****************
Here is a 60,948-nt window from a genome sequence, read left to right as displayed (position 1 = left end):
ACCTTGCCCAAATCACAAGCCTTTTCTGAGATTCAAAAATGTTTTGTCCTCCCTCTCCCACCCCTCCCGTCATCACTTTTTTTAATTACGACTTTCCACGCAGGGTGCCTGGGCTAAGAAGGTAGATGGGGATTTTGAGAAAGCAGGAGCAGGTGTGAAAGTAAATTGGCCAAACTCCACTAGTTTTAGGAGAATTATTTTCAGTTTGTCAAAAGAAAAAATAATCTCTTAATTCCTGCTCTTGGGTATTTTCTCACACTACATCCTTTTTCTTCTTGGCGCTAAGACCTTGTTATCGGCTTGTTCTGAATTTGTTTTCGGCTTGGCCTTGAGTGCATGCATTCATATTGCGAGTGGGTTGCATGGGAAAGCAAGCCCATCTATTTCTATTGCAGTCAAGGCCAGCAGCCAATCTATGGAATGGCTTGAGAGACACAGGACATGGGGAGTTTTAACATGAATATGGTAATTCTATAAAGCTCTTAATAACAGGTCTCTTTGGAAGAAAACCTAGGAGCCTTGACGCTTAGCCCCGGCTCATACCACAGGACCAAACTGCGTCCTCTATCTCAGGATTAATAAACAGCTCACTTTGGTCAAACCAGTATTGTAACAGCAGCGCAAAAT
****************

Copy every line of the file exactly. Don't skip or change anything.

Here is a 60,948-nt window from a genome sequence, read left to right as displayed (position 1 = left end):
ACCTTGCCCAAATCACAAGCCTTTTCTGAGATTCAAAAATGTTTTGTCCTCCCTCTCCCACCCCTCCCGTCATCACTTTTTTTAATTACGACTTTCCACGCAGGGTGCCTGGGCTAAGAAGGTAGATGGGGATTTTGAGAAAGCAGGAGCAGGTGTGAAAGTAAATTGGCCAAACTCCACTAGTTTTAGGAGAATTATTTTCAGTTTGTCAAAAGAAAAAATAATCTCTTAATTCCTGCTCTTGGGTATTTTCTCACACTACATCCTTTTTCTTCTTGGCGCTAAGACCTTGTTATCGGCTTGTTCTGAATTTGTTTTCGGCTTGGCCTTGAGTGCATGCATTCATATTGCGAGTGGGTTGCATGGGAAAGCAAGCCCATCTATTTCTATTGCAGTCAAGGCCAGCAGCCAATCTATGGAATGGCTTGAGAGACACAGGACATGGGGAGTTTTAACATGAATATGGTAATTCTATAAAGCTCTTAATAACAGGTCTCTTTGGAAGAAAACCTAGGAGCCTTGACGCTTAGCCCCGGCTCATACCACAGGACCAAACTGCGTCCTCTATCTCAGGATTAATAAACAGCTCACTTTGGTCAAACCAGTATTGTAACAGCAGCGCAAAAT